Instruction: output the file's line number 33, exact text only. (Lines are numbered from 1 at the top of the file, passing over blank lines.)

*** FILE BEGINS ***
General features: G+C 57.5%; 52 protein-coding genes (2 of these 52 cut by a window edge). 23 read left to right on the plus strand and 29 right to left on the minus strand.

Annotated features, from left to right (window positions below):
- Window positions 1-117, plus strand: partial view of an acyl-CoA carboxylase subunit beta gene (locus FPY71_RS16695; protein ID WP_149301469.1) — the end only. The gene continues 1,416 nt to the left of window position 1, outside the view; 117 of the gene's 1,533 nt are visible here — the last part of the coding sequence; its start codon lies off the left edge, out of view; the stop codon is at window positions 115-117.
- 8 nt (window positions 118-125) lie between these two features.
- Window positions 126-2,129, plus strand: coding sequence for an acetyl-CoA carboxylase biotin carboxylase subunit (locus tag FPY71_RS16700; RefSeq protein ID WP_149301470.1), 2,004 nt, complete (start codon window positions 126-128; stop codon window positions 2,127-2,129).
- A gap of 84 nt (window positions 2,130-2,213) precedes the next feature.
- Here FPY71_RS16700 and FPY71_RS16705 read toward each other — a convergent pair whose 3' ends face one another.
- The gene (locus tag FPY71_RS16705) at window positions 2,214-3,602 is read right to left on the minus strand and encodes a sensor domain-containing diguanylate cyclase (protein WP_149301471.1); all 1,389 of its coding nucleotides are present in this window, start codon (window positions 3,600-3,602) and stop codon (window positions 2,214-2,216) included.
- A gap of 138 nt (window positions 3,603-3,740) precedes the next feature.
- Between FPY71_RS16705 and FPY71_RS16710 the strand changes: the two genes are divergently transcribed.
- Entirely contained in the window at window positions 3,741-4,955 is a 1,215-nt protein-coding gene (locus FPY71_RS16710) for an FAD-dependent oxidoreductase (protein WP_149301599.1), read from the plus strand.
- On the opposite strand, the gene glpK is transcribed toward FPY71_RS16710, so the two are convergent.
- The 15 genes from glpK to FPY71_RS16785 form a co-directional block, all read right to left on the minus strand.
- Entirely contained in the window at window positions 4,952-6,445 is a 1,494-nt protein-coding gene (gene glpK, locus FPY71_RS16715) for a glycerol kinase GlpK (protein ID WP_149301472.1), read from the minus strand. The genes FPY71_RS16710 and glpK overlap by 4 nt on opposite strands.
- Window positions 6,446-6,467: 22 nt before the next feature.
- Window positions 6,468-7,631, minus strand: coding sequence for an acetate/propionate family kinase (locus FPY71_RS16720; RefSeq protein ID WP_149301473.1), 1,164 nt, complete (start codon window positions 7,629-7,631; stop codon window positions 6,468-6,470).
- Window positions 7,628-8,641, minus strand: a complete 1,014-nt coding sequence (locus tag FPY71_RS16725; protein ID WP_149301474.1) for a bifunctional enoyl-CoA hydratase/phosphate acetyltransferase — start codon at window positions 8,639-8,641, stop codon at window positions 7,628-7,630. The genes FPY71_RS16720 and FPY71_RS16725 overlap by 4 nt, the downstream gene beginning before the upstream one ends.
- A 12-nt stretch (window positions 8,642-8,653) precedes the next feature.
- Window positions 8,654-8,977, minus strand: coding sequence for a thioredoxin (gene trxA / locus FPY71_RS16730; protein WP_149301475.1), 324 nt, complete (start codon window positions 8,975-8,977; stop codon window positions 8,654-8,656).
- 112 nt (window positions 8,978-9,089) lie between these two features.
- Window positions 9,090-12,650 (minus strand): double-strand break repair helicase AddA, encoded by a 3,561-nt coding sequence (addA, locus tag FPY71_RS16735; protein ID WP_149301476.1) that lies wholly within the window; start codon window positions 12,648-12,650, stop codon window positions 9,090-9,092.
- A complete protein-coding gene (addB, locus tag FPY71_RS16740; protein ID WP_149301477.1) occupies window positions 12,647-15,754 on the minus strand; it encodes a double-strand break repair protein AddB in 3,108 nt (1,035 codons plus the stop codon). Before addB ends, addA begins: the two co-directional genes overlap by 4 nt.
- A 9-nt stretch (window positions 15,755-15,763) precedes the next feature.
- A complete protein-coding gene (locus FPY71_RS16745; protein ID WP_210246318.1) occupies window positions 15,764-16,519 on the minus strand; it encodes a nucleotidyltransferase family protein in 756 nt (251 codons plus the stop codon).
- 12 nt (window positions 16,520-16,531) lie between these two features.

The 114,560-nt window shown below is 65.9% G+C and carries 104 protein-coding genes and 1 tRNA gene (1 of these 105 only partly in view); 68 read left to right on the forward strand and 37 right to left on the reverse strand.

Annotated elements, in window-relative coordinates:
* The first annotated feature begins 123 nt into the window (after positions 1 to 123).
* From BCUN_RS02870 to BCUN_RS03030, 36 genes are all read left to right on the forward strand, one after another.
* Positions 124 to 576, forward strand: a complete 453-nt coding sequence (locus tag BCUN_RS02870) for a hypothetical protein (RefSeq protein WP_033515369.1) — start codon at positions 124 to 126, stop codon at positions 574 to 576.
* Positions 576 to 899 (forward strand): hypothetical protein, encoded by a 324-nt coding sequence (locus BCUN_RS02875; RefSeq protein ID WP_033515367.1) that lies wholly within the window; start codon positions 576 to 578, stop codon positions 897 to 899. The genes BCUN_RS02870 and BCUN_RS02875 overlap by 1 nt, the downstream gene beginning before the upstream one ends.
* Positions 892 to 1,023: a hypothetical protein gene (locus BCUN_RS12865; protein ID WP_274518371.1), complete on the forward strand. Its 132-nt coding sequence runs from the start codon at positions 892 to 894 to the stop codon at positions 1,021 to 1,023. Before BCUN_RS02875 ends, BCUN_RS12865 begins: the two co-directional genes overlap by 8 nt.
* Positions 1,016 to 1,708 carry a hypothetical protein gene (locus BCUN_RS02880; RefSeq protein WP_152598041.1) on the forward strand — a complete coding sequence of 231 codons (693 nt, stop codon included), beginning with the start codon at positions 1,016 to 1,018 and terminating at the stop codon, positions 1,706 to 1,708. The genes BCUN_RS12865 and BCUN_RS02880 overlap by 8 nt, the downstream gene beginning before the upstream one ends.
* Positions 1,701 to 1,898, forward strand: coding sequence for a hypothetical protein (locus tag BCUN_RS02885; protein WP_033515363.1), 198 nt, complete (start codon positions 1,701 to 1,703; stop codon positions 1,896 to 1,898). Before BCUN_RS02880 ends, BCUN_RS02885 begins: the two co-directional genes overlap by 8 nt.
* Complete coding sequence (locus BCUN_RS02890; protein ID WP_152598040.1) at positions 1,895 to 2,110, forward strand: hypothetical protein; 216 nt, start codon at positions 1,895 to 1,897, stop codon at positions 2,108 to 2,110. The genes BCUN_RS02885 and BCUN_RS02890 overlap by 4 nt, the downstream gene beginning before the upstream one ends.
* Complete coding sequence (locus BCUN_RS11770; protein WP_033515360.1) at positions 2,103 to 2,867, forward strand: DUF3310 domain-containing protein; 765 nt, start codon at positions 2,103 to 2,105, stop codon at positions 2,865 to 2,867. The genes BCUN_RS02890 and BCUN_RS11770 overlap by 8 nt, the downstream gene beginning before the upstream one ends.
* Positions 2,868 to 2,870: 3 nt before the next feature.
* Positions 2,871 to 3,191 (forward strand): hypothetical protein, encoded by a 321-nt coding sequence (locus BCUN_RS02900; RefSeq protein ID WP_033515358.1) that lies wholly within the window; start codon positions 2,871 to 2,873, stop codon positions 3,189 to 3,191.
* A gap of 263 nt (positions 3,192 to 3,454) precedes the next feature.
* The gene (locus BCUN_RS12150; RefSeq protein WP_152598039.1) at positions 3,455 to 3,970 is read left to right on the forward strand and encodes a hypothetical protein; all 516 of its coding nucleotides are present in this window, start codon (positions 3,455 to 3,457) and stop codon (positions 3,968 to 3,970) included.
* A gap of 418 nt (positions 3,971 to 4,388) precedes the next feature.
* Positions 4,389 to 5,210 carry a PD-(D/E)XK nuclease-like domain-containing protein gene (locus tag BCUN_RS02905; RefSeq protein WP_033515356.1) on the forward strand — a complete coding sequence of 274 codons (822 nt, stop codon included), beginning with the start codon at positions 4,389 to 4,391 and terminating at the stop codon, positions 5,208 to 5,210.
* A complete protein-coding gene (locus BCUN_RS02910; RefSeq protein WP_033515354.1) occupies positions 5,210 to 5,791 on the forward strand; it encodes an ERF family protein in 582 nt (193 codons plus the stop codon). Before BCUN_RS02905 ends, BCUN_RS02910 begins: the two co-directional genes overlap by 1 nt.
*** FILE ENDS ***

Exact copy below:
* Positions 1,016 to 1,708 carry a hypothetical protein gene (locus BCUN_RS02880; RefSeq protein WP_152598041.1) on the forward strand — a complete coding sequence of 231 codons (693 nt, stop codon included), beginning with the start codon at positions 1,016 to 1,018 and terminating at the stop codon, positions 1,706 to 1,708. The genes BCUN_RS12865 and BCUN_RS02880 overlap by 8 nt, the downstream gene beginning before the upstream one ends.